U.S. Rep. Elijah E. Cummings (D-MD), Chair of the Congressional Black Caucus, joined U.S. Rep. John Conyers (D-MI), U.S. Rep. Nancy Pelosi (D-CA), House Democratic Leader, U.S. Rep. Carolyn Kilpatrick (D-MI), U.S. Rep. Jim Clyburn (D-SC), Vice-Chair of the Democratic Caucus, the Chairs of the Congressional Hispanic and Congressional Asian-Pacific American Caucuses, and Members of the Democratic Caucus at a press conference announcing the completion of the amicus brief in support of the University of Michigan's admission policies. Chairman Cummings issued the following statement:
'We must continue to create unity and strength from our diversity, ladies and gentlemen. Reflect for just a moment, if you will, upon the difficult challenges that we now face as a nation. That reflection will confirm for you that there is no more compelling national interest than our unity as a people.
'Unity, however, does not happen by accident—as the conflicts of our past and the difficulties that we must confront today so graphically illustrate.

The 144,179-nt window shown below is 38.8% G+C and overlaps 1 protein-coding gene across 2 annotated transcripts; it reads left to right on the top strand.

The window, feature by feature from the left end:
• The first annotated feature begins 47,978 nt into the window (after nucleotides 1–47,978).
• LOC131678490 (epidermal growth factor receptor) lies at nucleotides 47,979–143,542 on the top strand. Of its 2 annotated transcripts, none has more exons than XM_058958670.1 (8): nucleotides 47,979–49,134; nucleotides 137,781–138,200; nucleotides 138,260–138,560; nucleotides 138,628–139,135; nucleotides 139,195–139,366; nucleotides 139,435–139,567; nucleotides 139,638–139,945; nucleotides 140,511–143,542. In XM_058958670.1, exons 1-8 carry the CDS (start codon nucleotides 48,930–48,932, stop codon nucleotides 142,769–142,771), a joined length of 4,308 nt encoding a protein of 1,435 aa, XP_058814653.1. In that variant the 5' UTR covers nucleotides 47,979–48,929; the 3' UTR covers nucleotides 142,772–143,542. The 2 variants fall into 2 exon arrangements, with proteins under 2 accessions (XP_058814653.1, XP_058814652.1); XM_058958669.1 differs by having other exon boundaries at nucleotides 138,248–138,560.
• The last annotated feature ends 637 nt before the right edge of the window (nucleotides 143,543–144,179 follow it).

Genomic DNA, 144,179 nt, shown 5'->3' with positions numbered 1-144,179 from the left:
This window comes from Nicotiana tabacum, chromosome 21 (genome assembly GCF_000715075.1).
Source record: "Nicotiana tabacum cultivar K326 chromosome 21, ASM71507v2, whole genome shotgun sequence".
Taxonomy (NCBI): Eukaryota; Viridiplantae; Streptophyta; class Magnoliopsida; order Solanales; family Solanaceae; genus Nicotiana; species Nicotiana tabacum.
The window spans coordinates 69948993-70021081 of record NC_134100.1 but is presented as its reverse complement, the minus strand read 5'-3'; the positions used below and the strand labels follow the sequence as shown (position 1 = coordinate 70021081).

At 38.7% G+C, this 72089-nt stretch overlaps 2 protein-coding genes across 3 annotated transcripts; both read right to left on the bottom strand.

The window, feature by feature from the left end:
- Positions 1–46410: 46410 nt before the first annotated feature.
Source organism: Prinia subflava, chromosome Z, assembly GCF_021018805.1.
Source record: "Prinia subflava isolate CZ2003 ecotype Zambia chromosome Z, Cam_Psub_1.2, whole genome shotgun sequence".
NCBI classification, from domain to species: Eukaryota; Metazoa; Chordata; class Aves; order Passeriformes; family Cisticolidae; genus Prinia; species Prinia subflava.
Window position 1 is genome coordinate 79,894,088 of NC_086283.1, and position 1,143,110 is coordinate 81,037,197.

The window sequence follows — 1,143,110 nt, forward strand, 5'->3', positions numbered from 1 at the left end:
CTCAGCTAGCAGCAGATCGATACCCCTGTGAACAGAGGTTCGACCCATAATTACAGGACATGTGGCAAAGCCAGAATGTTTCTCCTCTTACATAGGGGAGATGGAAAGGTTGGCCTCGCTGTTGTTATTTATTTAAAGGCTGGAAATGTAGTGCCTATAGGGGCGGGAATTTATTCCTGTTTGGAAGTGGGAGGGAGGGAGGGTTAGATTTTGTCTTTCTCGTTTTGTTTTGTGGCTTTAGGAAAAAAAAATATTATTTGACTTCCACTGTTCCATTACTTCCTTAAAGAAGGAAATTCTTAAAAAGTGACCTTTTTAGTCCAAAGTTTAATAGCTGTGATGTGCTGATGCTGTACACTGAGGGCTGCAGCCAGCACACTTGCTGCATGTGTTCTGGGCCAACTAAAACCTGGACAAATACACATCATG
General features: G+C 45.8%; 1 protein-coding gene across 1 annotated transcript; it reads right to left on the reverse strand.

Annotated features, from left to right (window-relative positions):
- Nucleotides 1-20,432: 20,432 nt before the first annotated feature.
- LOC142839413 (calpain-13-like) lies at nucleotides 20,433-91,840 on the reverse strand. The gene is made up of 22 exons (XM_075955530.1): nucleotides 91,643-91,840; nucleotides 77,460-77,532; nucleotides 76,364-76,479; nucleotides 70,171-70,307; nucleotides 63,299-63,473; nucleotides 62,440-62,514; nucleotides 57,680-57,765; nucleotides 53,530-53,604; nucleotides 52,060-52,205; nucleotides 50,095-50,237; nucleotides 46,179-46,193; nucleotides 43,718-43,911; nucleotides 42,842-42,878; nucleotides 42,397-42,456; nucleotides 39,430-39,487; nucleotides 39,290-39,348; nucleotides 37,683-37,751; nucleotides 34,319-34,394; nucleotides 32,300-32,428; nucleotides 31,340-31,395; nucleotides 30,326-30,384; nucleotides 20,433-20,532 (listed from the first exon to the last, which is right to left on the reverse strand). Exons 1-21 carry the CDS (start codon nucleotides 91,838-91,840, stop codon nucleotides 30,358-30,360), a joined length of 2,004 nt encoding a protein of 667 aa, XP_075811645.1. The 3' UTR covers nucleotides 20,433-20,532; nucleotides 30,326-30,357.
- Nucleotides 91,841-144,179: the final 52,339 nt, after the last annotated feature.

'Our national unity must be constructed by conscious and far-sighted actions—policies that bind us together as a people. In this society of increasing diversity, the foundation of our unity must be constructed from millions of acts of inclusion.
'We are responsible for creating and supporting an educational system that can carry ANY American from the school houses of this nation to the Congress of the United States.
'A second message to America will be expressed by the opinion of the Supreme Court of the United States in these Michigan cases. If the Court rules as we believe that it will, the Court's message will be our message of national unity and strength.
'We know from the evidence that the minority students who have studied at world-class universities like Michigan's live up to our highest aspirations—that they contribute substantially both to our nation and to their communities.
'However, if the opponents of inclusion prevail in the Supreme Court this year—that, too, will send a message to America.
'We now realize that alternative strategies of inclusion offer little hope to those who, too often, continue to be left out and left behind.'